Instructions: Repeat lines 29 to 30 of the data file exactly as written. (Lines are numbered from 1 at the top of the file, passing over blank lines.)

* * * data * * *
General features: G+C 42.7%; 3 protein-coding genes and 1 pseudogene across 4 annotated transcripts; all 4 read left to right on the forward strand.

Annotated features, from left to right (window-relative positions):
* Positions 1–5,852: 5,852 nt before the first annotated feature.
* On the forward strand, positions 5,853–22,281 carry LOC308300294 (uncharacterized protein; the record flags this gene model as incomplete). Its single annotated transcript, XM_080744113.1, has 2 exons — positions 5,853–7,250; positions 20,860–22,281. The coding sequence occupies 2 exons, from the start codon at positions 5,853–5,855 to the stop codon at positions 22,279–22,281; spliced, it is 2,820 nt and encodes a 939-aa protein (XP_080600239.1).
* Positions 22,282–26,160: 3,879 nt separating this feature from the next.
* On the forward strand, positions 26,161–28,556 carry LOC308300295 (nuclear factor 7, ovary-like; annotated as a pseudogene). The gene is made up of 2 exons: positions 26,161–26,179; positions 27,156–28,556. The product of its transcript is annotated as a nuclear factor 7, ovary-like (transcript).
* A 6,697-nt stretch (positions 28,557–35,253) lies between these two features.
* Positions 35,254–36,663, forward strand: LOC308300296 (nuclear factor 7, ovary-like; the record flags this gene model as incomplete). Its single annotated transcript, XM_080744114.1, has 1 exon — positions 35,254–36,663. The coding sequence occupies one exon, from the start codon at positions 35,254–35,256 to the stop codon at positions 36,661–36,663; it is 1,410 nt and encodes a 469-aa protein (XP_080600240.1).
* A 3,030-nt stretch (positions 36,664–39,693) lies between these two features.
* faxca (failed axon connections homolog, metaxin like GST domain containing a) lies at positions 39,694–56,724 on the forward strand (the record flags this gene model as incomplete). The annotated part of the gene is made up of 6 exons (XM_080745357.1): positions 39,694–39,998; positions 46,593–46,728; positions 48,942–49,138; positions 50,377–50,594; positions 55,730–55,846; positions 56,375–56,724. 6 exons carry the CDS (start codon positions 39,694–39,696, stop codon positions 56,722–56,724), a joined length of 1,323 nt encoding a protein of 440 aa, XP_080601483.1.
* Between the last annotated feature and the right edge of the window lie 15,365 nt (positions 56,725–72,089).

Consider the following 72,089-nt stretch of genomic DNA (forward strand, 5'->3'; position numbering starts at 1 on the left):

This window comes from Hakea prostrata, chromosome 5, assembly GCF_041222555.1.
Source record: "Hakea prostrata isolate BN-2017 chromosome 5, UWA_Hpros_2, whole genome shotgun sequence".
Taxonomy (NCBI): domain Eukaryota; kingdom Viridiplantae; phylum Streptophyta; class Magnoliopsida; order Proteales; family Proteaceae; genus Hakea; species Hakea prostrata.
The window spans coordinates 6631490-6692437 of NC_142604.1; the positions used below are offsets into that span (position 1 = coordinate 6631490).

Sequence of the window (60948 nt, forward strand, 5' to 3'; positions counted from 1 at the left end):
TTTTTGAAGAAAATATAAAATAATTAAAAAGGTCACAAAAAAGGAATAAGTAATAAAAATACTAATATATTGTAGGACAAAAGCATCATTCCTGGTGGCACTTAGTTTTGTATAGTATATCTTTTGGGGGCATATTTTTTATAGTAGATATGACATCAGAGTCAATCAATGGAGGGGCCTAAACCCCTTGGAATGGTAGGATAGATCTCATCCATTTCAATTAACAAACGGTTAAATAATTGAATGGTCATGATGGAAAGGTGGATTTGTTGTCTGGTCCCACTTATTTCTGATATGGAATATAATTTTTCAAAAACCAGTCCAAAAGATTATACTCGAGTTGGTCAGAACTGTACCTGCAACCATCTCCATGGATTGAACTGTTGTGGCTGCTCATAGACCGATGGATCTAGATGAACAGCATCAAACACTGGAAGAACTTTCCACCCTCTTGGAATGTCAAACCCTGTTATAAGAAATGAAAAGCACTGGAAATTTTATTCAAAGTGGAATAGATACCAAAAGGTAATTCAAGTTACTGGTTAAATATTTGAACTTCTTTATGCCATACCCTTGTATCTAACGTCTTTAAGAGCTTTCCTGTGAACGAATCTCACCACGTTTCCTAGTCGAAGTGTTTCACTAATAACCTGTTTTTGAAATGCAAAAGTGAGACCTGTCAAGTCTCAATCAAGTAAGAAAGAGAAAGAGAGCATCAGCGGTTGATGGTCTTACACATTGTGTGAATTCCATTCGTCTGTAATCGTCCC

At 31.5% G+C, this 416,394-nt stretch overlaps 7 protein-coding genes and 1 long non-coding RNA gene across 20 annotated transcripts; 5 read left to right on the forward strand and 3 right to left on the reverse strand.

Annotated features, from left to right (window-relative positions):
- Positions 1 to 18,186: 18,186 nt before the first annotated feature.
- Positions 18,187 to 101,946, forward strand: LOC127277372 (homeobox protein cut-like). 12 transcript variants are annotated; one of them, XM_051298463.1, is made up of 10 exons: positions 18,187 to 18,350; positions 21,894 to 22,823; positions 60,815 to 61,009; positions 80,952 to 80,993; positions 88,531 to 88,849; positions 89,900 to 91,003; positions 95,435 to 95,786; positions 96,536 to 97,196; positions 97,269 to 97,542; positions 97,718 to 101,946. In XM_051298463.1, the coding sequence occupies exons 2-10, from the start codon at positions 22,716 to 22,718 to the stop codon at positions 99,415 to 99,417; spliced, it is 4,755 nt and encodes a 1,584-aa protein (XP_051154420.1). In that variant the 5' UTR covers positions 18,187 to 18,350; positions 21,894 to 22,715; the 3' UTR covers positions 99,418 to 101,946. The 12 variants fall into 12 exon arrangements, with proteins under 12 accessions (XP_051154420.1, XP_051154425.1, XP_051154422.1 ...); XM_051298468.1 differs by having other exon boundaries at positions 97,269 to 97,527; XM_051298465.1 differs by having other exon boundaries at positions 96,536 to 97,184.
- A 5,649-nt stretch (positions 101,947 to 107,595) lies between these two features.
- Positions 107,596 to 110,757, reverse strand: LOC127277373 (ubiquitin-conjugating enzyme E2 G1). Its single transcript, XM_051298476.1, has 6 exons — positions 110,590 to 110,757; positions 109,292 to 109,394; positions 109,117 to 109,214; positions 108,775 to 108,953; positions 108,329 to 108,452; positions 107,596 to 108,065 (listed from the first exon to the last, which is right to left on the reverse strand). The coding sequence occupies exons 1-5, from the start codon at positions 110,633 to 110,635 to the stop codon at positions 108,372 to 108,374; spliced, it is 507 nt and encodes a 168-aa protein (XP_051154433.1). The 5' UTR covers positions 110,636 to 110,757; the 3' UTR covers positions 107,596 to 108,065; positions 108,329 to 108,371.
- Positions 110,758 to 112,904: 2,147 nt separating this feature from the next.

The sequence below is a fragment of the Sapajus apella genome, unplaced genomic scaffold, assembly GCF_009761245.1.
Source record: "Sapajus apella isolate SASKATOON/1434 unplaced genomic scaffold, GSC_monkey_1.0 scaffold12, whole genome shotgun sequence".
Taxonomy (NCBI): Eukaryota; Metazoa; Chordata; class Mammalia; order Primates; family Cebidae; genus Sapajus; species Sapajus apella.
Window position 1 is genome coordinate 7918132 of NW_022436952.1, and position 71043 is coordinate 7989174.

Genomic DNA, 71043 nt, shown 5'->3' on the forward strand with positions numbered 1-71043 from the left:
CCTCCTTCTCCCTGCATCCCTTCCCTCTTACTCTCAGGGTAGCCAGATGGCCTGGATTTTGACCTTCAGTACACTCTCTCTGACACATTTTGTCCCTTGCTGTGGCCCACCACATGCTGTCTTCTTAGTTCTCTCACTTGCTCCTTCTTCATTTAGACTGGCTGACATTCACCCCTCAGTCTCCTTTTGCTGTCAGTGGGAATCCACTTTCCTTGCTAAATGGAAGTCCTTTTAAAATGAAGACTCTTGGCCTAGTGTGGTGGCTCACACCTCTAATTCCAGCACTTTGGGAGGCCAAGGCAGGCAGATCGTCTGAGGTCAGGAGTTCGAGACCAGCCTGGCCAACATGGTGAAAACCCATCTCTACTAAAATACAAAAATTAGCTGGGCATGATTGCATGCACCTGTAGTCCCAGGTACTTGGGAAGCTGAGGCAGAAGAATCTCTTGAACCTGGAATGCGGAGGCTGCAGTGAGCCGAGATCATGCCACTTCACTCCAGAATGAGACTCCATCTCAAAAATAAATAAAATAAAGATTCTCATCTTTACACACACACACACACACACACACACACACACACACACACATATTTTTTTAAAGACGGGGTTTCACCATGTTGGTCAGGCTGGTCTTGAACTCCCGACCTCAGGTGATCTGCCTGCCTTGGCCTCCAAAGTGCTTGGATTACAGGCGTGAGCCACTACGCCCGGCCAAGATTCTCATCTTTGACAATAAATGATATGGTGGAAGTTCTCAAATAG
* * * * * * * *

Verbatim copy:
Window position 1 is genome coordinate 7918132 of NW_022436952.1, and position 71043 is coordinate 7989174.

Genomic DNA, 71043 nt, shown 5'->3' on the forward strand with positions numbered 1-71043 from the left: